Myrtle Booth is clearly a riff on Myrtle Beach, the popular South Carolina beach/party town where many pasty northerners prefer to vacation this time of year. This blogger-to-be used to live just up the coast in Wilmington, NC. In the couple years I lived there, I made the hour-long drive down to Myrtle Beach a number of times, seemingly all for some goofy reason.

I remember driving down with my friends Detlef and David on the former’s quest for plastic pants, a necessary adjunct to the aspirationally-epic rock and roll he was performing at the time. No memory of whether he located them or not. I also remember making the trip with musical pen pal Marion, visiting the southern United States from Great Britain, along with Portland Orbit‘s own David. The parade of signs advertising “shag dancing,” “shag contest,” “shag music,” and just plain “shagging” turned her porcelain English sun-starved cheeks blood red. In the lowlands of the South, nothing could be tamer than shagging, but we understand it means something entirely different across the lake.

Handmade sign advertising shag dancing classes

Shag classes in Myrtle Beach: come join in or watch! [photo: the Internet]

You know what? I was there at least one more time. David (again, Orbit David) (what a prince!) helped me pack up a U-Haul and move from Wilmington to Pittsburgh. My repayment was to take him to Medieval Times wherein we ate giant turkey drumsticks, drank Pepsi products, and watched the pageantry of real humans and horses parading and jousting on the dirt floor of suburban Myrtle Beach sprawl. [Note to those relocating cross-country: an evening for two at Medieval Times is a lot cheaper than professional movers and pretty solid entertainment. Go Green Knight!]

Medieval Times theater/restaurant

Medieval Times: Where you’re the king and the Pepsi products are all-you-can-drink [photo: the Internet]

All this is to say Myrtle Beach is fine, but it’s not the destination I’d name my business after. But then, I probably won’t ever open a tanning salon. As my mother is wont to say, “maybe in my next life…”

Every square inch of their big front windows was painted over

I don’t know that I can name any other business that so successfully blocked out the light as Myrtle Booth. The irony that a tanning salon–in legendarily bleak Pittsburgh, no less–would attempt to thwart real sunlight from breaching its interior is just too great. Maybe people walk around naked in tanning salons? [Note to self: investigate!] I feel like that’s the only plausible explanation for this particular design decision.

The way the window was fallING apart

I can’t remember a time Myrtle Booth was actually open for business and we’ve been in the neighborhood for fifteen years now. You can see that aged wear it the way the white background paint has flaked off and has an amazing art-imitates-life look of loose sand on a wooden surface. I also love the single aborted attempt at graffiti in the pair of small black spray paint runs in the bottom right corner. What happened? Did the assailant just run out of paint at the wrong time? S/he never felt the need to come back and finish the job? Kids these days! No commitment!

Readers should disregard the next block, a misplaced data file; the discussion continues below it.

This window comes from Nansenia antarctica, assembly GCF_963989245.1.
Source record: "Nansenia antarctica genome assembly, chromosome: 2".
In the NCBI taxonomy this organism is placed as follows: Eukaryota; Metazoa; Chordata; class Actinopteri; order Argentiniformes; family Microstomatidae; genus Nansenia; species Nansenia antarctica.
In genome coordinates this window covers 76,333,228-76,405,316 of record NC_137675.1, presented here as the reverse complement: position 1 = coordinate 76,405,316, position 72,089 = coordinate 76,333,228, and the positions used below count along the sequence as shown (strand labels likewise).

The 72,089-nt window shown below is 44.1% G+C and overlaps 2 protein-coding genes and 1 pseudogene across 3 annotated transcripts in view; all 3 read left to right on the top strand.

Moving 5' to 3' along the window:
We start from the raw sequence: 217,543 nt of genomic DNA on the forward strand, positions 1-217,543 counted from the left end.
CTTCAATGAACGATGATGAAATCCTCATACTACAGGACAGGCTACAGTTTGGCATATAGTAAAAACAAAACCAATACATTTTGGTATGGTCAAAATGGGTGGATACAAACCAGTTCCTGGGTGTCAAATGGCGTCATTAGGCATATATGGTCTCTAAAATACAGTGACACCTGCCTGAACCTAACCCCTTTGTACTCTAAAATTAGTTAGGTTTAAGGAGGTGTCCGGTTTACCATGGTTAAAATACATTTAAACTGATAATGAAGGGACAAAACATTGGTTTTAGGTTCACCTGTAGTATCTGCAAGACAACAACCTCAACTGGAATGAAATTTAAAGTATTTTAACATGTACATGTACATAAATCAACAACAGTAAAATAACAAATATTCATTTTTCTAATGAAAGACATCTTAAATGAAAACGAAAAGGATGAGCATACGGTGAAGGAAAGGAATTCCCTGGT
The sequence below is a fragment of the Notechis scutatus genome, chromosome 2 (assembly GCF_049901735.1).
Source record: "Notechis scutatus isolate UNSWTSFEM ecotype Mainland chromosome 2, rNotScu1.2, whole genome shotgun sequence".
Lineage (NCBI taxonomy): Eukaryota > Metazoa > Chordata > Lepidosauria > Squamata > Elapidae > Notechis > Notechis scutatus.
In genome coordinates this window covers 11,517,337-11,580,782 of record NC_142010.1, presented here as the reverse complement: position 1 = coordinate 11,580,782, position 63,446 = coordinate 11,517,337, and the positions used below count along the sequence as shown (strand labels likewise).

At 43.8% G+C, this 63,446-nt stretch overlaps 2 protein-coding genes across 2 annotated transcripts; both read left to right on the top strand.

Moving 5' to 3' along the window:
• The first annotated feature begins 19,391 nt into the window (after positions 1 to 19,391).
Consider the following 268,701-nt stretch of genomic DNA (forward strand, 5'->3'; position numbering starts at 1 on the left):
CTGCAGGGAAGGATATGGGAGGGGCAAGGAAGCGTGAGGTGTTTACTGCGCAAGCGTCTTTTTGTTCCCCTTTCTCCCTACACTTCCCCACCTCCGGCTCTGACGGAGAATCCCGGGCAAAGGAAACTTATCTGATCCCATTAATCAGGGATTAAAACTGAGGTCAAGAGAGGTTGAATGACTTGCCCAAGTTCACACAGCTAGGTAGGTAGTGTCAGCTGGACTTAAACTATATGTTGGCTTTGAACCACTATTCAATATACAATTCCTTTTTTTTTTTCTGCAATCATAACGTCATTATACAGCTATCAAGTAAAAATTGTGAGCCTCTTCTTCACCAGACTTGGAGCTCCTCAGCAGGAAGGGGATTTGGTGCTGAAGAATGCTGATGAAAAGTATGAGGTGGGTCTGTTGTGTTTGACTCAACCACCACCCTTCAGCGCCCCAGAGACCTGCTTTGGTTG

Windows for Overcast Skate Shop retail store, Pittsburgh, PA

Overcast Skate Shop, the new occupants of 4116 Main Street

Back in May, we eulogized the relocation of Goeller Generator, a decades-old non-sexy business that cashed-in on rapidly-gentrifying Lawrenceville to make way for new upscale eats and digs in the Sixth Ward. The change from Myrtle Booth to its new life as Overcast Skate Shop is happening in the same general part of town, but with a very different set of circumstances. It’s hard to feel anything negative about a new business moving into to a storefront that’s been empty for so long and we wish them well, but I’ll still miss those big front windows.

An Orbit Obit: Goeller Generator, R.I.P.

faded sign for Goeller Generator, Pittsburgh, Pa.

Goeller Generator in Lawrenceville, 1946-2015

It was mere weeks ago that I finally took note (and, thankfully, took photo) of the beautifully faded Goeller Generator sign against the equally-transfixing rough weathered multi-color wall of the retail space next door (current home of gift shop Divertido).

Imagine my surprise, then, to pass this week by a pile of rubble and big hole in the ground where Goeller used to be.  The squat, one-story pair of cinder-block structures were no architectural marvel, and I can’t say that I’ve ever required the offerings of a generator sales and service shop (so maybe I’m part of the problem!) but I liked the fact that it was there–a constant among all the change that’s happened around it on Butler Street in Lawrenceville.

construction site with a large hole dug in the ground

A big hole in the ground

The move is so recent that there’s no mention of it on Goeller’s website, which still states proudly “We have been in the same location since 1946,” and had only in the last year or two gotten a new lit-up painted sign/mural on the wall facing 36th Street.